Former State Department Official: As Violence Pulls Nigeria Apart, US Focuses on Climate Change

Former State Department Official: As Violence Pulls Nigeria Apart, US Focuses on Climate Change
A man walks past shops burned down by suspected members of the Islamic State West Africa Province (ISWAP) during an attack, in the village of Auno, Nigeria, on Feb. 9, 2020. (Audu Marte/AFP via Getty Images)
Douglas Burton

Nigeria, a key U.S. ally, celebrated “Democracy Day” on June 12, the same day a former high-ranking U.S. official warned that the African nation is spiraling into chaos.

“The country is falling apart—if not already,” former Assistant Secretary of State Robert Destro told the online conference Democracy in Peril, sponsored by the International Committee on Nigeria, about the massacres, kidnappings, and ISIS-linked insurgency that have taken more than 60,000 lives, according to multiple sources.

“One of the most sobering things I heard last year in Abuja is that the civil war has already started,” he said in an interview with The Epoch Times, which was his first public review of lessons learned since leaving the Bureau of Democracy, Human Rights, and Labor.

“My contacts didn’t say it was a civil war with two sides. They said it was a civil war with everyone against everyone. People will be presumed to be a threat even if they are not because the government is actively encouraging division and discrimination based on ethnic, religious, and regional origins.”

Although the most populous nation in Africa, Nigeria may soon be Africa’s biggest failed state, according to Stephen Enada, co-founder of the International Committee on Nigeria.

By all accounts, Nigerian security forces are stretched thin battling an 11-year insurgency in the country’s northeastern states, a Biafra insurgency in the forests of its southeast, and rampant massacres of citizens in its so-called middle belt states. In addition, polls show that most Nigerians are terrified of being kidnapped for ransom by terrorists or bandits, Destro told the conference.

“A friend told me that the only time he felt safe as a child growing up in Biafra was during the war, when the lines were clearly drawn up and you knew who the enemy was. Today there are many enemies. Nobody is safe,” he told The Epoch Times.

Robert Destro (U.S. State Department)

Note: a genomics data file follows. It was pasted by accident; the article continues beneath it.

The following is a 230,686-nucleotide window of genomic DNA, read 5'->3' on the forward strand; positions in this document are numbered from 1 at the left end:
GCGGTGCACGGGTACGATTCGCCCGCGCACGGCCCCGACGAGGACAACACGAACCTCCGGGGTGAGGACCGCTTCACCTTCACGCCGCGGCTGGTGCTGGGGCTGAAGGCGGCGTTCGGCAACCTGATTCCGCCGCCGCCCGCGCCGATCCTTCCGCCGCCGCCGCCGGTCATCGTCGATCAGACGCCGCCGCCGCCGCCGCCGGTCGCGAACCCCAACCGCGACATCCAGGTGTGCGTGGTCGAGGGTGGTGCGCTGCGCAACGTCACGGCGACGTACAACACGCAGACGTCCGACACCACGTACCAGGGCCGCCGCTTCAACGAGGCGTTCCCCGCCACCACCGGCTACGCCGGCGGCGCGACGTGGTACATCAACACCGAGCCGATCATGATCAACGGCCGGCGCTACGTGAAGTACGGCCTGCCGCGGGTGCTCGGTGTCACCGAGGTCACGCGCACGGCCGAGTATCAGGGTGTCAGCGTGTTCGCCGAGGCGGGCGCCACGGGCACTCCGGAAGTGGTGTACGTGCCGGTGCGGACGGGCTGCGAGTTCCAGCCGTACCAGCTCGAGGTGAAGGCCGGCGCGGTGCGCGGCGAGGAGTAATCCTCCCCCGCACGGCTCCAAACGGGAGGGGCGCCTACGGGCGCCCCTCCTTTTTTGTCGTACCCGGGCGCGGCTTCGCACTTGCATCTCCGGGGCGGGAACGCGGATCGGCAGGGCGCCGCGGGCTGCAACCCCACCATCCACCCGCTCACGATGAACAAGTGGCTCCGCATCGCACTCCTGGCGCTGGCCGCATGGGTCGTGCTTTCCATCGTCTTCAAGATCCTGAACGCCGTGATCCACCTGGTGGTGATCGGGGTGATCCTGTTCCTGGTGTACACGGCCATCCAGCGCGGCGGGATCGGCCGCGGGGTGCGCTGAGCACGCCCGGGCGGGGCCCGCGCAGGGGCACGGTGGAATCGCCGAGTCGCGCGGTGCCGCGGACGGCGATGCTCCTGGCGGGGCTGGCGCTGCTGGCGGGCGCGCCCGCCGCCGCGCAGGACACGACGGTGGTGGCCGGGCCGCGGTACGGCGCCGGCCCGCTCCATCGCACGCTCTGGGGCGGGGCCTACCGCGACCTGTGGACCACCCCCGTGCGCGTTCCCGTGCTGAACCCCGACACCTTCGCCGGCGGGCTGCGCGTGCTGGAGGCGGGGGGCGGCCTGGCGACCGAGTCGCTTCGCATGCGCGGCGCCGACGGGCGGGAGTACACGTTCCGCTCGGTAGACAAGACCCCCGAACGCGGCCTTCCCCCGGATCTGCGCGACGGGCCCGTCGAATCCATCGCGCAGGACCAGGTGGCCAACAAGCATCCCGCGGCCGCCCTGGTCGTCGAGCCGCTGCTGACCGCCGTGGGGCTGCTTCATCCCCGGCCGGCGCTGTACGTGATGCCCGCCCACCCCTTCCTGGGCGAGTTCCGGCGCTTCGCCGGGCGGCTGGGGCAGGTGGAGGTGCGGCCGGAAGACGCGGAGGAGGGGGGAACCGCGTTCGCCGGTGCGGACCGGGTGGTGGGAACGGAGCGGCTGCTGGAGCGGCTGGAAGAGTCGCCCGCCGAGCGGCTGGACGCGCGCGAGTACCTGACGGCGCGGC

Robert Destro (U.S. State Department)

After his confirmation in September 2019, Destro was at loggerheads with State Department experts, he told The Epoch Times.

“As I pulled people together, I learned a lot about the bureaucracy and also about the importance of narrative. The operating narrative at State Department is that this is all about climate change. Do we really care about people being massacred? About getting kidnapped and held for ransom? No, what we really care about is climate change—which is a little like saying, ‘We love humanity, it’s just people we can’t stand,’” Destro told the conference.

“Climate change is the metanarrative that makes reliance on facts on the ground unnecessary,” Destro told The Epoch Times. “If herders are invading farmers’ lands, climate change is a convenient way to avoid looking at the economic, ethnic, and religious elements of these conflicts. It’s an easy way to shut off debate, and to mask their unwillingness to address what those who live in constant fear of physical violence consider to be the root causes. Doing so would antagonize the government of President Muhammadu Buhari, whom they prefer to appease.”

Security experts have warned that if Nigeria sinks into a caliphate quagmire, most of West Africa could follow suit. But Destro says he found it difficult to break the metanarrative of the career foreign service officers.

“They don’t want to talk about terrorism. That’s a broader issue involving more than Nigeria. Mozambique is a disaster. The Sahel is the new focus of al-Qaida terrorists. The American people are not being told why this should matter to us,” he said.

“Finding out what actually is happening in every region would be contrary to the farmer-herder narrative accepted in foreign policy circles, both here and abroad. The official position of DOS and USAID is that the whole conflict is between farmers and herders. It’s not about corruption. It’s not about attempts by some ethnic groups to dominate others, or about Muslim farmers taking land held by Christians. And, most importantly, we cannot speak frankly of corruption, which is the foundation of most human rights problems.”

The threat of violence to Nigerian citizens is dire, Destro says.

“The fact that USAID and state programs are fleeing from Nigeria’s Borno State and facing dangers in other places tells an objective observer that the Nigerian federal authorities are failing in their most basic of human rights obligations: to protect physical security. There is no physical security, there is no rule of law, and there is no concern for Nigerians, as people.”

Some critics of U.S. Ambassador to Nigeria Mary Beth Leonard have called for her to answer questions from congressional oversight committees.

“The ambassador should have to testify,” Destro said. “But I think it’s pointless. She will parrot the narrative and bend over backwards to avoid tough questions. Far better would be hearings where recipients of non-health-related foreign assistance must justify, under the Foundations of Evidence-Based Policymaking Act, what the U.S. taxpayers are getting for the billions we’re spending in Nigeria and whether their programming is effective by any measures under the Evidence Act.”

Douglas Burton is a former U.S. State Department official who was stationed in Kirkuk, Iraq. He writes news and commentary from Washington, D.C.
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